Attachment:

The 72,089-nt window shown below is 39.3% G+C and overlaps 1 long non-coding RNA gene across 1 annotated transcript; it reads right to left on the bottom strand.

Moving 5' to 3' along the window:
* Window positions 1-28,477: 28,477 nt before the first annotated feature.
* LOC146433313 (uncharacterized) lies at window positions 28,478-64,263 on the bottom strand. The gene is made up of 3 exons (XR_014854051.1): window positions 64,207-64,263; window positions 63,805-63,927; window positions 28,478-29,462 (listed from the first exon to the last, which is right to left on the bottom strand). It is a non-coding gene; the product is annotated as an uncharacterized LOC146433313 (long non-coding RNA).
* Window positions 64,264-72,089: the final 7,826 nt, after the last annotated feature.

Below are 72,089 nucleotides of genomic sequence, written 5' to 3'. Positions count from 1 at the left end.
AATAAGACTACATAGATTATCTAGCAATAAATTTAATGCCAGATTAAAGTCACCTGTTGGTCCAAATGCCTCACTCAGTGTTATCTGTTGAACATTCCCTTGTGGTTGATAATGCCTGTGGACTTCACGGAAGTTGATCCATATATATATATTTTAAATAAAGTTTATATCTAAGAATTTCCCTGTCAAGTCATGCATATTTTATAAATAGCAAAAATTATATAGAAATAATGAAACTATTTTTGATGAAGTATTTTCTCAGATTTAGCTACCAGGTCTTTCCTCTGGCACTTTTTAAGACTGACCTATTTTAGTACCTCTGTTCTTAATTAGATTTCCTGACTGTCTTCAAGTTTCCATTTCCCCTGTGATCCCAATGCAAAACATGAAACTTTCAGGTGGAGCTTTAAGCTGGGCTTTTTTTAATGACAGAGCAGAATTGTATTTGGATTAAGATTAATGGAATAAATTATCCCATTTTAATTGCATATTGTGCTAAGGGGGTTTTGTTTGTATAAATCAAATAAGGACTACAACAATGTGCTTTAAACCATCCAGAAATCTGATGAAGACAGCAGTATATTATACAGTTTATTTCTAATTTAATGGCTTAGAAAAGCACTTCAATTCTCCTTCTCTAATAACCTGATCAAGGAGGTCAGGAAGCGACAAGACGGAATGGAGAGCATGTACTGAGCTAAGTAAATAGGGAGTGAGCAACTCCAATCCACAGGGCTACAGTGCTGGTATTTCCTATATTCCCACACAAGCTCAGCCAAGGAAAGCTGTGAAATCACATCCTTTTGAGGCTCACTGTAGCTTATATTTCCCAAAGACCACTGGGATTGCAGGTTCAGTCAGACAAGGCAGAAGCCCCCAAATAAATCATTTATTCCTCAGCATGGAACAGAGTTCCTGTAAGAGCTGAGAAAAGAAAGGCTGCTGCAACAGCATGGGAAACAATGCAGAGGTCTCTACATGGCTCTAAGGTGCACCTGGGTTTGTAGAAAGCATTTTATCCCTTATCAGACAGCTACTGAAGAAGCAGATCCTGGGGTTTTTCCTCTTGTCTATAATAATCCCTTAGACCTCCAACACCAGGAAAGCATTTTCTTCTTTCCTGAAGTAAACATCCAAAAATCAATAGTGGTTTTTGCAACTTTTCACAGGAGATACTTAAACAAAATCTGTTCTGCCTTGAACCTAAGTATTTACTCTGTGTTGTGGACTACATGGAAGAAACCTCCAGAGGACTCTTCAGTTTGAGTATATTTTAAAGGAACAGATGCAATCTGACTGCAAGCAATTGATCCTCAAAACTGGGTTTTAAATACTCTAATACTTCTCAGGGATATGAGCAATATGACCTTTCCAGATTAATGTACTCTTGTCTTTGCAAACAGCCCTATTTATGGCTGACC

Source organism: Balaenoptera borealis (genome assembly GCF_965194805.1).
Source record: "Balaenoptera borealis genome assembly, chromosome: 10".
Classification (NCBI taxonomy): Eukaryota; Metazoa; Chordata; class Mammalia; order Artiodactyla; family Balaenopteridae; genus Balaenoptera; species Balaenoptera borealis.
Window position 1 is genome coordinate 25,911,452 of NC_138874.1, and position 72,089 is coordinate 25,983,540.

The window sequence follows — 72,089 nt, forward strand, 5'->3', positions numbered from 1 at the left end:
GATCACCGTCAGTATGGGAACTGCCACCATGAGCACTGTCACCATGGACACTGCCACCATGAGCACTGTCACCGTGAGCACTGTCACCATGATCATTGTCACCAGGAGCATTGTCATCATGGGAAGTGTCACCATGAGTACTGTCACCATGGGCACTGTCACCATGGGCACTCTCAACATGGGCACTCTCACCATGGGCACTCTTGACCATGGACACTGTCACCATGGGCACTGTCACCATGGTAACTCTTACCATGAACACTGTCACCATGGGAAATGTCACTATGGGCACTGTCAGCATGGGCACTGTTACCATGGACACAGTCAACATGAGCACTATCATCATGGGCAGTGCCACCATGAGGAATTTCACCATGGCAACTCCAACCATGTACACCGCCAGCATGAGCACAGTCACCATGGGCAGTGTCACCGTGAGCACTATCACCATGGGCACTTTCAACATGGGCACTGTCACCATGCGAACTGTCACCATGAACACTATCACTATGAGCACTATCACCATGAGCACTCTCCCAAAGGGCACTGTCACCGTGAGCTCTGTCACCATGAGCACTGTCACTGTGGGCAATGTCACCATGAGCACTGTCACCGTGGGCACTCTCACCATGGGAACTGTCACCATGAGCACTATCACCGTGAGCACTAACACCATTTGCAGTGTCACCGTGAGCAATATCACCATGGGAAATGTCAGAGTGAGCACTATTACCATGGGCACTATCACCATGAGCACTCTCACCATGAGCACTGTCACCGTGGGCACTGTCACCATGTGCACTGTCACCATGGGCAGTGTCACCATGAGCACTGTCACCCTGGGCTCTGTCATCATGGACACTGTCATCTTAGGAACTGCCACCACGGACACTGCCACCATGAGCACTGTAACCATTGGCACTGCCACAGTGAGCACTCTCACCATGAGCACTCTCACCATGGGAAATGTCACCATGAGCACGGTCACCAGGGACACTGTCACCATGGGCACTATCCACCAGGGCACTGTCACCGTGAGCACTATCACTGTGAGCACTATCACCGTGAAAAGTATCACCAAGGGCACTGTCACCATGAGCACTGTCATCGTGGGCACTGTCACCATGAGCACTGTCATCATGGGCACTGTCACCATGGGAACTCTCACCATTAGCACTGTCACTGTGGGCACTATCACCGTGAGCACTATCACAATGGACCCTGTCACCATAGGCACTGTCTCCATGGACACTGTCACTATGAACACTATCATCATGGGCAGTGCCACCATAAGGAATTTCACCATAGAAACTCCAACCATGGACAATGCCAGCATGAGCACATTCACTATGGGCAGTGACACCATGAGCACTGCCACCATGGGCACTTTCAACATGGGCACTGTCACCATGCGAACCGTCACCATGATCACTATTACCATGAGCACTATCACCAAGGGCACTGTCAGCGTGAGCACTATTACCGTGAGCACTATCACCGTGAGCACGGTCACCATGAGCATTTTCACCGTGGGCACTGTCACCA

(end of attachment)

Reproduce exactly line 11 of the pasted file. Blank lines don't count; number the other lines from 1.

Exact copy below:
Window position 1 is genome coordinate 25,911,452 of NC_138874.1, and position 72,089 is coordinate 25,983,540.